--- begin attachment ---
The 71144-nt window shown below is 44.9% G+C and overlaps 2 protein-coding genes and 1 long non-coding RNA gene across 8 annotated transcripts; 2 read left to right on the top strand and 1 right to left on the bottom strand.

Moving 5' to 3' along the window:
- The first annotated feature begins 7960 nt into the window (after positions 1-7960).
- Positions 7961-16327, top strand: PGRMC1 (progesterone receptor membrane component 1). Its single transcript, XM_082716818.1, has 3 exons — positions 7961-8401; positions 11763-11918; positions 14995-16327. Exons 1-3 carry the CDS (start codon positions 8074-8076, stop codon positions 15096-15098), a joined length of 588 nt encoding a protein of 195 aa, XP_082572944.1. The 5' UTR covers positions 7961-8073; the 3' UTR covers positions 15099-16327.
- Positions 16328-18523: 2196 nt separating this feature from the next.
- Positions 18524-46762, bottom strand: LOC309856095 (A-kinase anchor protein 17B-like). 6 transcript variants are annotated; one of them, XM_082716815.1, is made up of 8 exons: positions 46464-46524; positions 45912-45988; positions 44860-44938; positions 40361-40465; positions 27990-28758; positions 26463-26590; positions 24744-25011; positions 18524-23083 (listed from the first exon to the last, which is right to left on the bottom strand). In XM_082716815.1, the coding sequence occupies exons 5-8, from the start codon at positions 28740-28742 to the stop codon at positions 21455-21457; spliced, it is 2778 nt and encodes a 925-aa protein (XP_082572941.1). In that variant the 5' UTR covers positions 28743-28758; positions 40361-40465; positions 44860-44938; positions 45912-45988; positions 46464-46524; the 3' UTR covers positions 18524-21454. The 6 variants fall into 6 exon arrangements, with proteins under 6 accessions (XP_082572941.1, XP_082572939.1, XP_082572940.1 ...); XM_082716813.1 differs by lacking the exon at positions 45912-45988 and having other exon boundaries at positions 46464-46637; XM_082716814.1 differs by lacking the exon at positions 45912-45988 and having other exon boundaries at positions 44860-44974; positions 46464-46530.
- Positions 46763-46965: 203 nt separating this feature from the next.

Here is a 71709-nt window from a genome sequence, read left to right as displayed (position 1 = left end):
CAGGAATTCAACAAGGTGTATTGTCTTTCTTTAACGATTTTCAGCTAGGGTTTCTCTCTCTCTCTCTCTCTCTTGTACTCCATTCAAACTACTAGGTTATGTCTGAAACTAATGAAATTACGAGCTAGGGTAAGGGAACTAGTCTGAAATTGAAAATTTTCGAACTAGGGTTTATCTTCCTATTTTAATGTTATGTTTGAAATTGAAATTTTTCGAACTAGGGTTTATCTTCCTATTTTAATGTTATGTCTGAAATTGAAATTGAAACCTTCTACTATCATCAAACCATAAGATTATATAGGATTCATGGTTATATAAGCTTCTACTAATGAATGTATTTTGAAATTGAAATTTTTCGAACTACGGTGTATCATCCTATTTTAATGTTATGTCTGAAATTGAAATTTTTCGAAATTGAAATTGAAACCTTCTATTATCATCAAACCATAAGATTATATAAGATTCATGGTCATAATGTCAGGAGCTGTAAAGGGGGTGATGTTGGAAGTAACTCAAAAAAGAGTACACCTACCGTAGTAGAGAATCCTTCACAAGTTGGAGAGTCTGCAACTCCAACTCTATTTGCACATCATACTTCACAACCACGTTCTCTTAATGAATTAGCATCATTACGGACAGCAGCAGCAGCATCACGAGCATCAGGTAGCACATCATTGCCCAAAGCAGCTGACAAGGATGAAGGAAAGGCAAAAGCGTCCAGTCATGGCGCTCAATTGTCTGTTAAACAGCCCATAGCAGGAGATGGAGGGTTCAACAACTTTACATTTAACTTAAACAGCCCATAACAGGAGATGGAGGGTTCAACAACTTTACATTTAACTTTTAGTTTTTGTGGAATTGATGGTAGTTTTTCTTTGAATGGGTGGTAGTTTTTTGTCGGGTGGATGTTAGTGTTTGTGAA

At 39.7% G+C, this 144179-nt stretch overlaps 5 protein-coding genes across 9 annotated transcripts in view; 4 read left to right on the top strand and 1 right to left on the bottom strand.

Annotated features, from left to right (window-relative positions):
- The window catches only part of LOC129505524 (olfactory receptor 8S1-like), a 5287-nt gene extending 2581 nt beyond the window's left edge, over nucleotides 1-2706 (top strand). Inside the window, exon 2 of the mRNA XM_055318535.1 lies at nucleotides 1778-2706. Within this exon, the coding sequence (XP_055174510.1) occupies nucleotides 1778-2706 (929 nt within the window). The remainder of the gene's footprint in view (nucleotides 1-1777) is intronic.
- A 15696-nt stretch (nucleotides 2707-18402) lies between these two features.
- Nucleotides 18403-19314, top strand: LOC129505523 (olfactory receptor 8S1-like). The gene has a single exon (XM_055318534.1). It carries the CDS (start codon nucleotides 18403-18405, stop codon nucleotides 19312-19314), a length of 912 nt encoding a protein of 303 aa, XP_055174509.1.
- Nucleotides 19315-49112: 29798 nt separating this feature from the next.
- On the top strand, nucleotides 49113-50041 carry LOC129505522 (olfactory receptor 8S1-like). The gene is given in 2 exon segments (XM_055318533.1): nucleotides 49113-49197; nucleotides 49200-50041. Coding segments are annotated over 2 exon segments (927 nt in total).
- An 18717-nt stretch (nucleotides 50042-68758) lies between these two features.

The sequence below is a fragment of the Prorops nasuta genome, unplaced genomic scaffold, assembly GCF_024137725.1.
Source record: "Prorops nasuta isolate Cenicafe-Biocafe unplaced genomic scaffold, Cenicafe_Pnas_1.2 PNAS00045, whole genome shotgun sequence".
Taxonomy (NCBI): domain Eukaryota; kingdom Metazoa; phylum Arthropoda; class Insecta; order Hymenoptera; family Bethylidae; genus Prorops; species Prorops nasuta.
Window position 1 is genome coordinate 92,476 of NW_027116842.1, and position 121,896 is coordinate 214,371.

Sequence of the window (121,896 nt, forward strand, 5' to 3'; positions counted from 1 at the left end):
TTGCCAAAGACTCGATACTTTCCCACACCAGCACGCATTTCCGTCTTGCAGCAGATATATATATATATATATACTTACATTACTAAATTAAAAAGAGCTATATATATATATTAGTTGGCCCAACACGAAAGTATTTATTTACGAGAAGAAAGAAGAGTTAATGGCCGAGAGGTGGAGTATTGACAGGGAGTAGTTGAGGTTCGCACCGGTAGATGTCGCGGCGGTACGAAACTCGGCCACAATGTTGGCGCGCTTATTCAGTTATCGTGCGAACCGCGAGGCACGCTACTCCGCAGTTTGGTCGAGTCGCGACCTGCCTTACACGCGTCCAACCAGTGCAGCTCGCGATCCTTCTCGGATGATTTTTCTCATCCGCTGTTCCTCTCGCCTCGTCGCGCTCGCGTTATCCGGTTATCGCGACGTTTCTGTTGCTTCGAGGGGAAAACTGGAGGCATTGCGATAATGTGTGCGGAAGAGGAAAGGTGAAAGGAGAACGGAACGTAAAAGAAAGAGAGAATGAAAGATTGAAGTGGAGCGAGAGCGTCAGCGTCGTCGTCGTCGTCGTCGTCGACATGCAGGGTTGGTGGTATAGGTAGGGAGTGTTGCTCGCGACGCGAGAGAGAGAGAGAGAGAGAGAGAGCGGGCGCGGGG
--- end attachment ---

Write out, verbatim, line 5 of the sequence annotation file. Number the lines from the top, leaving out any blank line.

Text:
- Positions 16328-18523: 2196 nt separating this feature from the next.